Wearing a mask is a moral imperative

It has been nearly 4 months since most of us started to hear about and understand the global pandemic that is COVID-19. I marked the date in my city as 3/11, when the NBA very abruptly began cancelling games and large events, concerts and the like started disappearing off calendars. If I had known then what I know now, I might have checked Craigslist for tickets to that Tool show on 3/11. I’m sure I would’ve been freaked out about potential community spread even then, but at the moment, it would’ve been the best concert of my life, or at least the last in a LONG while.

I’ve spoken before about how actions you take affect other people and how you can inspire good in the world by contributing positively, putting good out into it. Alternatively, you can be purposefully cantankerous, argumentative or trolling, generally putting people down or bullying others. There are choices you make every day that go toward how you present yourself to other people. Right now, with the pandemic raging through most of the country, taking lives with it, the most constructive, positive, helpful thing you can do for others is to put on a mask when you go out of your house to a store or other essential activity.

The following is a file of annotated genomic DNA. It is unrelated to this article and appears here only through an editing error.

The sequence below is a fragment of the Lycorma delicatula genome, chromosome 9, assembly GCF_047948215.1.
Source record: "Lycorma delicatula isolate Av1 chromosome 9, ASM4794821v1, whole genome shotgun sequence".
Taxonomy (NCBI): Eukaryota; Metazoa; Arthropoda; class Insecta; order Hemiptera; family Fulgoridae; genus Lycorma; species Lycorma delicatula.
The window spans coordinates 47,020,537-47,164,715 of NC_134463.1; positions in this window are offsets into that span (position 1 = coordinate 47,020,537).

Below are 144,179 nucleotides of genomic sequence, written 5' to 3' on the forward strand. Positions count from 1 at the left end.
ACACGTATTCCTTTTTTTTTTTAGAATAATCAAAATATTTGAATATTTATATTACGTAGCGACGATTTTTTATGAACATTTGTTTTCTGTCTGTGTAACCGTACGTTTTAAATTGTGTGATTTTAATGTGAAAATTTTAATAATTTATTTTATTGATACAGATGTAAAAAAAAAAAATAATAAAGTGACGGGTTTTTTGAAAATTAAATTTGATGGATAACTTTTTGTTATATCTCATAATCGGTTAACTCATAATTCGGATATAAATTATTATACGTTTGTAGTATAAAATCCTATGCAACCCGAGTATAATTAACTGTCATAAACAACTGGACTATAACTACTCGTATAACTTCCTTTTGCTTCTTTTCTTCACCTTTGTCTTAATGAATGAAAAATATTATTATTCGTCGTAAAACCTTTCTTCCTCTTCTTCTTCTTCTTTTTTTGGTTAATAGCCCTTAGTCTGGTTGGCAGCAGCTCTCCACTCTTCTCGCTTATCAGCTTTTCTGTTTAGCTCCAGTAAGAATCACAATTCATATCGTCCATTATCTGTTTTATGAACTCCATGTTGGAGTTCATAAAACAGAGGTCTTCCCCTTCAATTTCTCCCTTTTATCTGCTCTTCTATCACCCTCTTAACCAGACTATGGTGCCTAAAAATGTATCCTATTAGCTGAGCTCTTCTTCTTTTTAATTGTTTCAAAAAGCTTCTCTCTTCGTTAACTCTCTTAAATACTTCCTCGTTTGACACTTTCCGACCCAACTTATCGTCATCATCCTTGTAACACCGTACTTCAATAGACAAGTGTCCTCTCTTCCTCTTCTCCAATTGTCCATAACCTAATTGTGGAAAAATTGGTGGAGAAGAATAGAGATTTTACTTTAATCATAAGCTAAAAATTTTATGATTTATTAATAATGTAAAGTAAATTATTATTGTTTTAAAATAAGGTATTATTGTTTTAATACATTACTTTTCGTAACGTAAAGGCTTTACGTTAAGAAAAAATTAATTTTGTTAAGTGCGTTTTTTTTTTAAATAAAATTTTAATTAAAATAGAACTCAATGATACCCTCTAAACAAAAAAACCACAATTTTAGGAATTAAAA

A simple cloth mask doesn’t necessarily offer you the greatest protection from breathing in the virus if others aren’t also masking. But what it does do is protect others from you and your germs at no cost to you. You are not putting yourself at greater risk if anything by wearing a mask. It might be inconvenient or you might think it is unsightly or uncomfortable. But aren’t other people’s health and lives worth more to you than your comfort or convenience for a short temporary period of time? It is literally the least you can do.

When this is all over and we finally bring down the cases of coronavirus infection, it wil be because of the collective effort of all Americans looking out for others. Which side do you want to be on? And how will you contribute?

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